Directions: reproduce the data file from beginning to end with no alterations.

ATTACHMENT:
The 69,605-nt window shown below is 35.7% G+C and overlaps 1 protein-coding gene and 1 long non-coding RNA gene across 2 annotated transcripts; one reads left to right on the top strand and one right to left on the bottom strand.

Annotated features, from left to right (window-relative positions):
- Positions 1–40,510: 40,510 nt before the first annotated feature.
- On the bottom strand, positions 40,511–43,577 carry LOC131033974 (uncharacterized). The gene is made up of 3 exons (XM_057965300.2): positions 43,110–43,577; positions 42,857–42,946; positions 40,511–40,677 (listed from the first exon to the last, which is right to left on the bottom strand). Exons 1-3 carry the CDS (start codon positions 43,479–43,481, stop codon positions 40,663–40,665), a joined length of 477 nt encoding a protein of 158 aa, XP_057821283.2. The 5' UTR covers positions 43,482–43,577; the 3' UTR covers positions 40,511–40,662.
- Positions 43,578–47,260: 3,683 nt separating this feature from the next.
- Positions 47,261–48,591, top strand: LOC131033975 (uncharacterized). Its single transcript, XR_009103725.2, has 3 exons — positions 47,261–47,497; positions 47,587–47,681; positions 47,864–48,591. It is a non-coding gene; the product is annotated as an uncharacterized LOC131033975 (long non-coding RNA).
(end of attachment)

The 69,605-nt window shown below is 35.7% G+C and overlaps 1 protein-coding gene and 1 long non-coding RNA gene across 2 annotated transcripts; one reads left to right on the top strand and one right to left on the bottom strand.

Annotated features, from left to right (window-relative positions):
- Positions 1–40,510: 40,510 nt before the first annotated feature.
- On the bottom strand, positions 40,511–43,577 carry LOC131033974 (uncharacterized). The gene is made up of 3 exons (XM_057965300.2): positions 43,110–43,577; positions 42,857–42,946; positions 40,511–40,677 (listed from the first exon to the last, which is right to left on the bottom strand). Exons 1-3 carry the CDS (start codon positions 43,479–43,481, stop codon positions 40,663–40,665), a joined length of 477 nt encoding a protein of 158 aa, XP_057821283.2. The 5' UTR covers positions 43,482–43,577; the 3' UTR covers positions 40,511–40,662.
- Positions 43,578–47,260: 3,683 nt separating this feature from the next.
- Positions 47,261–48,591, top strand: LOC131033975 (uncharacterized). Its single transcript, XR_009103725.2, has 3 exons — positions 47,261–47,497; positions 47,587–47,681; positions 47,864–48,591. It is a non-coding gene; the product is annotated as an uncharacterized LOC131033975 (long non-coding RNA).